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Cristi Puiu to receive retrospective at LEFFEST '21

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LEFFEST ’21 will host a retrospective of Cristi Puiu’s work, one of the most remarkable filmographies of contemporary European cinema.

One could say that Cinema scrupulously obeys the physical principle of time’s arrow. But, if very few films acknowledge it, those that make it tangible are even rarer. Cristi Puiu’s oeuvre, which “believes that the best position of the camera is the one where death is visible”, constitutes one of these astonishing exceptions.  There we can find images for the irreversibility of time, the inexorability of entropy, the fate of a world that ages at an unthinkable speed. Puiu’s films, for which we are yet to find a theory or systematic proposition, point insistently towards a Great Death that eludes us, the death that, according to Rilke, “one has within oneself”, the “fruit around which all revolves”.

Critics frequently consider Stuff and Dough (2001), Cristi Puiu’s feature-length debut film, to be the inaugural moment of what is now called New Romanian Cinema. A movement – with names like Cristian Mungiu, Corneliu Porumboiu and Radu Jude – that gained its momentum with the universal acclaim of Puiu’s second film, The Death of Mr. Lazarescu (2005). Refraining from commenting on the fairness of a label that aggregates such different films on the premise of the nationality of their authors, it must be noted that even within this grouping’s supposed stylistic coherence, where long shots and brutal stories of a morally bankrupt country abound, Cristi Puiu’s work retains a unique philosophical range and a thirst for the Absolute only comparable to that of great authors – Visconti, Buñuel, Oliveira, to name but three…

As insignificant or as personal as the conflicts portrayed in Puiu’s films may appear to be, they are filmed as if the consistency of a universe depended on them. In fact, the integrity of these fictional environments is entirely made up of pure movements of attraction and repulsion, the frown of one character opposed to the passioned monologue of another. This amplifying effect is so powerful that a family lunch like the one in Sieranevada (2016) seems to hold an entire moral verdict for our time. As with Shakespeare, every character synthetizes a philosophical system and radicalizes it: we enter the land of debate and interpersonal conflict that all of Puiu’s films comfortably inhabit. But his figures also hesitate, breathe, sigh, pass out, and break down, negating or distorting their own points of view - a lesson that cinema could only completely apprehend after Cassavetes, a notable albeit unoppressive influence in Puiu’s work.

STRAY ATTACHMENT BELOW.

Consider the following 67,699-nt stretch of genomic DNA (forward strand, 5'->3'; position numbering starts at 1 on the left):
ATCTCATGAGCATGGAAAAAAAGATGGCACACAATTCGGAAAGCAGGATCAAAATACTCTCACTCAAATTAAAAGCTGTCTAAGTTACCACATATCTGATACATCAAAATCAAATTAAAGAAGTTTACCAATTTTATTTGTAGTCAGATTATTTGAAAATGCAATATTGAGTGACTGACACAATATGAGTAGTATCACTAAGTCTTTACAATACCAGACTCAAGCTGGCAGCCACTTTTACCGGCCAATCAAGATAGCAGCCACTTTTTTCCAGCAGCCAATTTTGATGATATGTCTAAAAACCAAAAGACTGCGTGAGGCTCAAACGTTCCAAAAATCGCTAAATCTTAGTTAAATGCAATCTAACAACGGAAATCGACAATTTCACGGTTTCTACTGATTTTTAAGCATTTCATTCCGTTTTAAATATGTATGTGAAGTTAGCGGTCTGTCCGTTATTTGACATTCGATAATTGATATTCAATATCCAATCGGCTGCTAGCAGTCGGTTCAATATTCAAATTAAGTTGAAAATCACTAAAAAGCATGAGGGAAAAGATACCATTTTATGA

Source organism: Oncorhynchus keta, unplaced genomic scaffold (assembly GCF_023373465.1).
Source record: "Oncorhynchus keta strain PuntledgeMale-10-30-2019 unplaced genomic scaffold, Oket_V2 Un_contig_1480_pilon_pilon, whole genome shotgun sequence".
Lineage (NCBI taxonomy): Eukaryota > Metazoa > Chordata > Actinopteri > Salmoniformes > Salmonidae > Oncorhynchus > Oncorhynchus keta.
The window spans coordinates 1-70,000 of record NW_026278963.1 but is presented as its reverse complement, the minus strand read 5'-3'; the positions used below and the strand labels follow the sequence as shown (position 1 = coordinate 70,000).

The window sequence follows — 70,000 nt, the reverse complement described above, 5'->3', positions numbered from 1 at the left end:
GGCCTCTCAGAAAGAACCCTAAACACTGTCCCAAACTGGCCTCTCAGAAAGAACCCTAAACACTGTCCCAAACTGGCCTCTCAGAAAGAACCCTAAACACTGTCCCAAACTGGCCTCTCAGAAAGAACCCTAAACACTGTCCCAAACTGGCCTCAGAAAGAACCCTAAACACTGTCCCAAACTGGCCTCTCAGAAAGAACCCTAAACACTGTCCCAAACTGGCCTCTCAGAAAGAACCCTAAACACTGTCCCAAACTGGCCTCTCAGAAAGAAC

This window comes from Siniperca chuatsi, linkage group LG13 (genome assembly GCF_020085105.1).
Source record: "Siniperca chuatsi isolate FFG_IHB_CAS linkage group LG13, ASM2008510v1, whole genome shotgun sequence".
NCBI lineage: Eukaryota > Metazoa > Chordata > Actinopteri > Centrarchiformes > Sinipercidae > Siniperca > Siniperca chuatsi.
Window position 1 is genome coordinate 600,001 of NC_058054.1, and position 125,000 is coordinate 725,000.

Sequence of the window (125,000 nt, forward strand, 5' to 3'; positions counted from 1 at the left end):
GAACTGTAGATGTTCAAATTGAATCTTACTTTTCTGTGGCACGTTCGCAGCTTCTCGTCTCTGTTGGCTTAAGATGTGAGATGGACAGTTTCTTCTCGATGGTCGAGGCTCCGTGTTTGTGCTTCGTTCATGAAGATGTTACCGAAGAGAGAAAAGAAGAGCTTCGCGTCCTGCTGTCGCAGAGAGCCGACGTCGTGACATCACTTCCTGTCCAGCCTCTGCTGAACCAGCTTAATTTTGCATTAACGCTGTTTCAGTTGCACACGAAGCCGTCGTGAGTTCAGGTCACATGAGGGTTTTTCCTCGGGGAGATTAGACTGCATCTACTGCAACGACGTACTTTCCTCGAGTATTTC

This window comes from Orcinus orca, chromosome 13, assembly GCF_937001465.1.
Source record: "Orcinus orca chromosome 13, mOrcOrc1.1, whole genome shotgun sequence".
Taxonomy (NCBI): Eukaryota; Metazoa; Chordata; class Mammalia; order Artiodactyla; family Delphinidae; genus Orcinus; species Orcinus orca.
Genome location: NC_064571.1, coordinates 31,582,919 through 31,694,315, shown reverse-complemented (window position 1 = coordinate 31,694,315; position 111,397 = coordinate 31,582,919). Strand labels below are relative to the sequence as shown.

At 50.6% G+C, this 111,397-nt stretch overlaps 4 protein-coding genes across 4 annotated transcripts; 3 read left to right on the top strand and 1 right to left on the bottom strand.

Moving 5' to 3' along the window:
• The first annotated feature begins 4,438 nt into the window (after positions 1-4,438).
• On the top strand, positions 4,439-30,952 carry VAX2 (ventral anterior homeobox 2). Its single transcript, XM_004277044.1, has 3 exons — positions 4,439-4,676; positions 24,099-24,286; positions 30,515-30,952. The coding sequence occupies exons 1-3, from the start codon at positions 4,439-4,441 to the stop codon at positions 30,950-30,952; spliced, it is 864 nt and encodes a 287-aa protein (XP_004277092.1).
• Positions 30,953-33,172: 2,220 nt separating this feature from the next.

Malmkrog (2020), his latest film, gives us the perfect image for the arrow of time. For three hours and 21 minutes we are involved in the death of an aristocratic world, one where people speak in capitalized words – God, Reason, Good and Evil –, a world that had to die in order for us to live. In this sense, and against the fear of aging and promises of immortality contained in the marketing aesthetics that currently dominate the public space, Puiu’s cinema offers a radical alternative. His films are deeply interested in decadence and in a way of life that fulfills itself through time, and through a sense of the present that has a past, a passing present that truly inscribes itself in human history.

If only because of its irreducible temporality, Puiu’s films already deserve to take their place among the greatest that this young century has produced. The fact that this theoretical ambition is also matched by a practical mastery of cinematographic forms is nothing short of extraordinary.

We are honored to have Cristi Puiu attend this year’s edition of LEFFEST. Celebrating its 15th year in 2021, the festival hosts a retrospective of the Romanian director’s work including all of his feature films: Stuff and Dough (2001); The Death of Mr. Lazarescu (2005), acclaimed as the 5th Best Film of the 21st Century by The New York Times; Aurora (2010); Sieranevada (2016); and Malmkrog (2020), selected for the official competition at last year’s LEFFEST, and described as one of 2020’s top ten films by Cahiers du Cinéma.

The uninitiated now have the chance to discover this innovative concept of a simultaneously dramatic and philosophical cinema. As for the converted: what a golden opportunity to dive back into Cristi Puiu’s intriguing filmic universe.
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